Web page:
A survey conducted by the Association of American Colleges and Universities (AACU) found that only 55 percent of students attending high school feel prepared to enter the real world. This is concerning since high-schools do teach pupils how to think critically, respect deadlines, be part of a team, be punctual, or study properly. Most students are not aware that they will apply the skills accumulated in their high-school years later in life, which is why we felt the need to come up with this article. So, again, this is how high-school prepares students to enter adulthood.
1. You Start to Think Critically
As a high-schooler, you (will) have many questions about history, art, music, philosophy, geography, so on and so forth. Finding the answers will teach you how to think critically – you will analyze facts and draw conclusions based on real data, which is exactly what you must do later in life.
If you want to improve your critical thinking skills, you need to start asking basic questions about the world, know what answers you are looking for, question the standard assumptions that are given to you, become aware and conscious of your mental process, and remember to always think for yourself.
2. You Learn to Respect Deadlines
High-school makes you more responsible and helps you understand how important deadlines are. It’s so unjust that your English teacher hands out a homework due on the same day as your most important Math test, while your Science educator assigns a big project due on the same date as the previous two tasks!
When you’ll be in college, your Biology professor will assign you three projects due on the same day and have you study for an exam due on the next day. In the end, your high-school years are nothing but a trial of how your college life will look like, so respecting deadlines in high-school will teach you how to be responsible later in life.
Here are some tips that might help you respect deadlines easier if this is what you are struggling with:
* Stay organized – write down every task you must hand in and its due date. Write down the teacher’s expectations as well.
* Stay away from procrastination – if you get your job done in time, you’ll be able to release that stress and have more fun!
* Learn how to delegate – you will rarely have time to finish a task or project, which is why learning how to delegate smaller tasks is a great thing. Experts at Edu Birdie believe that you should definitely take advantage of every person who wants to help you out!
3. You Learn What Teamwork Is
Group projects are the worst! There’s always that one person who slacks off and then gets credit for your hardwork. There’s always that other person who never answers texts or phone calls. And there’s always you – trying to make the best of what you’ve got.
However you look at this situation, one thing is for sure – teamwork resembles life, and this is why teachers assign group projects in the first place. They want to prepare students for what’s to come. In life, you don’t get to pick which colleague you want to work with and which one you don’t want to see. If circumstances arise, you must learn how to work together – and if, for example, one person slacks off, you must learn how to tell them the truth. Group projects might not be the best, but they’re an important part of learning how to work in a team.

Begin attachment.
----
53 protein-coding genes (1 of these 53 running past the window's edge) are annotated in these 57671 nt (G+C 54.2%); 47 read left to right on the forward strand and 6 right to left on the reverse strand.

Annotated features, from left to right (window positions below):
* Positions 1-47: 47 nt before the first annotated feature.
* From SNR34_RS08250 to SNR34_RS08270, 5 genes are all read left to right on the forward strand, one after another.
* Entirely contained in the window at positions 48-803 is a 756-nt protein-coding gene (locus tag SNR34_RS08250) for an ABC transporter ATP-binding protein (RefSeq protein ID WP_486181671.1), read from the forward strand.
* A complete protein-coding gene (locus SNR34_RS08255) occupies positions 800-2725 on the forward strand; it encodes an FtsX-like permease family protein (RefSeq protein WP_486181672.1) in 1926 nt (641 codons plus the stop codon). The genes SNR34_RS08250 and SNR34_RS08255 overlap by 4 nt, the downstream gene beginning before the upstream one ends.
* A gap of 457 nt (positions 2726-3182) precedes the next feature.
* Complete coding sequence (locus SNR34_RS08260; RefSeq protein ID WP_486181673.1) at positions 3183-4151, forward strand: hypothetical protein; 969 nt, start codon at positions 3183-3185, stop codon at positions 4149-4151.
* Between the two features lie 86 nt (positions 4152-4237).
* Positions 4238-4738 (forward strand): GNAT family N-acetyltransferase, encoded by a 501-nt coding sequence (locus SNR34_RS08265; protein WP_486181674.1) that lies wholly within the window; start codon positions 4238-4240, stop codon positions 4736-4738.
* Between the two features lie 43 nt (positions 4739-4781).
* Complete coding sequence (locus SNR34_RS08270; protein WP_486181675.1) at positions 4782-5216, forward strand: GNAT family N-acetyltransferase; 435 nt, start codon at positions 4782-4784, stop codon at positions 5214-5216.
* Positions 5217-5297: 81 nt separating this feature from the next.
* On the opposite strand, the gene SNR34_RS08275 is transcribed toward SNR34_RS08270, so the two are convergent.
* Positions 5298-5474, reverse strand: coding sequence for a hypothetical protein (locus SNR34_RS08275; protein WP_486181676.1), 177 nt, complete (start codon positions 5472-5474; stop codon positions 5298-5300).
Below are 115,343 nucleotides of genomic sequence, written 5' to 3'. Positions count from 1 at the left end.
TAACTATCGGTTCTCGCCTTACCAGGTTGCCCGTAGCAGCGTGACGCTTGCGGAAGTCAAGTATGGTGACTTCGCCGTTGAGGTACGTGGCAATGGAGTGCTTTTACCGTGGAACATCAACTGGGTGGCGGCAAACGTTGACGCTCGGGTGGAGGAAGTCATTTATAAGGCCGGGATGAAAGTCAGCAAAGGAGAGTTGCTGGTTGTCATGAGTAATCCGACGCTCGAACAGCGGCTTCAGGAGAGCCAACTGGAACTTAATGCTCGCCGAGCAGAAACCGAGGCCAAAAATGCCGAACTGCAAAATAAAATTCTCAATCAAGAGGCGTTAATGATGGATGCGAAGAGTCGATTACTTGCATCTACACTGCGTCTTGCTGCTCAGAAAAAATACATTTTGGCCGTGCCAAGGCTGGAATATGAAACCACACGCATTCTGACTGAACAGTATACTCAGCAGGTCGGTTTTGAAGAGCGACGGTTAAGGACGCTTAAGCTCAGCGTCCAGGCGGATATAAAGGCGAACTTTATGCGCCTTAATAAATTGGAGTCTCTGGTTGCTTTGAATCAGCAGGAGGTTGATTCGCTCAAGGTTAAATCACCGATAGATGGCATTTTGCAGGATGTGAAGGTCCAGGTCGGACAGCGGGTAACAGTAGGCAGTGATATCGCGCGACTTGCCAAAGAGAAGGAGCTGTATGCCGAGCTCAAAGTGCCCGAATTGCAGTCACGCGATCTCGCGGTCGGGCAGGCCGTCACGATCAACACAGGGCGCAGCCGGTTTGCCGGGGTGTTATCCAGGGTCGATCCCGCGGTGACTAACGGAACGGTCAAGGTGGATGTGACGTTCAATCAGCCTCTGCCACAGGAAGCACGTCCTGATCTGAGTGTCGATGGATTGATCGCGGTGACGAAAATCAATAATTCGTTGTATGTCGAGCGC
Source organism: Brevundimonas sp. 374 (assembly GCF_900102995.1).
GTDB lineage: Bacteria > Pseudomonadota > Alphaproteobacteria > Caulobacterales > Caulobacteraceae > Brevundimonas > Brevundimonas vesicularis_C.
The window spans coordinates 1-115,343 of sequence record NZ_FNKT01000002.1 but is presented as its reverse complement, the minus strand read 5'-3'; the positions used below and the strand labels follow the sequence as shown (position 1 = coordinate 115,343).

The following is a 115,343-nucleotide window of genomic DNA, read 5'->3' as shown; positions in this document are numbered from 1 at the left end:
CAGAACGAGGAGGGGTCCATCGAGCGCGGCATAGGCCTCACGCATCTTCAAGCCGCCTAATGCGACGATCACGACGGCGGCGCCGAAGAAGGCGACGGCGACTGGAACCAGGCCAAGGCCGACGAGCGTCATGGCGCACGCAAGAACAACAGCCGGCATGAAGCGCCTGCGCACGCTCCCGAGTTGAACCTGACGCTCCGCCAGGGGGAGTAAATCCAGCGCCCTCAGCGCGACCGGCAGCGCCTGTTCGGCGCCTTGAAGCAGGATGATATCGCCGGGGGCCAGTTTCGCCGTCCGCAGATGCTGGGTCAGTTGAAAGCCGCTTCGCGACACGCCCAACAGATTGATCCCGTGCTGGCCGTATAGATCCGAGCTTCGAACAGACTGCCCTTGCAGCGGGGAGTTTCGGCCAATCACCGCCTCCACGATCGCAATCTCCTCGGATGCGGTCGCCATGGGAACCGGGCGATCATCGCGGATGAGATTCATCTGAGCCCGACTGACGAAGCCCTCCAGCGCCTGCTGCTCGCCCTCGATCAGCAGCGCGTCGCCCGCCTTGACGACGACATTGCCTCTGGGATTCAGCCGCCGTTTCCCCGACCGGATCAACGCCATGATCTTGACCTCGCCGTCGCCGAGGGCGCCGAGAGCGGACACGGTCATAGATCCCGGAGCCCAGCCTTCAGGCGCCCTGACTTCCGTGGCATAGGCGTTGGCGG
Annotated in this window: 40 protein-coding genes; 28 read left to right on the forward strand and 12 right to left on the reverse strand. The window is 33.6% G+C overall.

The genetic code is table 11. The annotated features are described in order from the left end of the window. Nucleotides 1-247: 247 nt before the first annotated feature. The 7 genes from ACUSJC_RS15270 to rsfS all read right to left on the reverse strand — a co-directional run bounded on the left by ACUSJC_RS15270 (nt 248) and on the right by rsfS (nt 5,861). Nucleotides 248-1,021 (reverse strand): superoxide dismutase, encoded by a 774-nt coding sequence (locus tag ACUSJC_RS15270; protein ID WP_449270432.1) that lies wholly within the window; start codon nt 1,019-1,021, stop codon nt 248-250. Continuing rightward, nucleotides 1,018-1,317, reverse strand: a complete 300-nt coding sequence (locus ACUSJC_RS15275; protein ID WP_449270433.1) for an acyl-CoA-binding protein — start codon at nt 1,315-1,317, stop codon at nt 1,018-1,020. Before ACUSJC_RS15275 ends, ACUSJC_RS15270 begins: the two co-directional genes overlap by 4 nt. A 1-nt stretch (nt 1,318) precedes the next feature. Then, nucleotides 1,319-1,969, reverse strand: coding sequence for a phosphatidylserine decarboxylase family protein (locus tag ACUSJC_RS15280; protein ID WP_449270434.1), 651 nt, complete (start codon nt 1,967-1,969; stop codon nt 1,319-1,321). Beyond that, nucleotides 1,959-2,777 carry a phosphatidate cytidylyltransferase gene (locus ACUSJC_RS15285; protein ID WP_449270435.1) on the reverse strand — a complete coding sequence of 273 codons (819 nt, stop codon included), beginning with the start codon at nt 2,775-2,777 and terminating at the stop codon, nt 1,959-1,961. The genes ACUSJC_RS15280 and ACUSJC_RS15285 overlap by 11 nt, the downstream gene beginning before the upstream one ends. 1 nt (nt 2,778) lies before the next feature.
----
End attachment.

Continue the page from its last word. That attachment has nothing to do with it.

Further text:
4. You Learn to Be Punctual
In high-school, you can’t be late if you don’t want lunch detention. By practicing the art of punctuality and attendance and transforming them into a routine, you’ll learn important life lessons. For instance, showing up late for an interview is a terrible thing to do; but instead of learning this as an adult – and missing a super-important job position, for example – you are prepared to be responsible since adolescence.
5. You Learn How to Study
So what’s the point of doing your homework? Homework is important because it teaches you how to study. Later in college and life, you will have to hand in various tasks by certain deadlines, as I explained above. If you don’t do your homework while in high-school, you are not able to be as productive as you’d want in college or… in life. College resembles high-school and work-life resembles college. If you want to become successful, you must start small and build upon that.
So, does school prepare you for adulthood? Taking in consideration the above reasons, it definitely does. However, be aware of this: don’t spend too much time trying to ace your exams or be the perfect student. Be punctual, be responsible, but take things as they are, not as you’d want them to be; if there are times when you need a break, take it, and come back to your work later. Don’t forget to be playful, happy, and jolly only because you are in high-school. Your life has just begun! Enjoy it fully!
Alvin Franklin is a world-traveler, writer, and music composer. His books have helped hundreds of students feel more connected to the work that they do. At the moment, Alvin teaches English as a second language in Peru, striving to make the world a better place.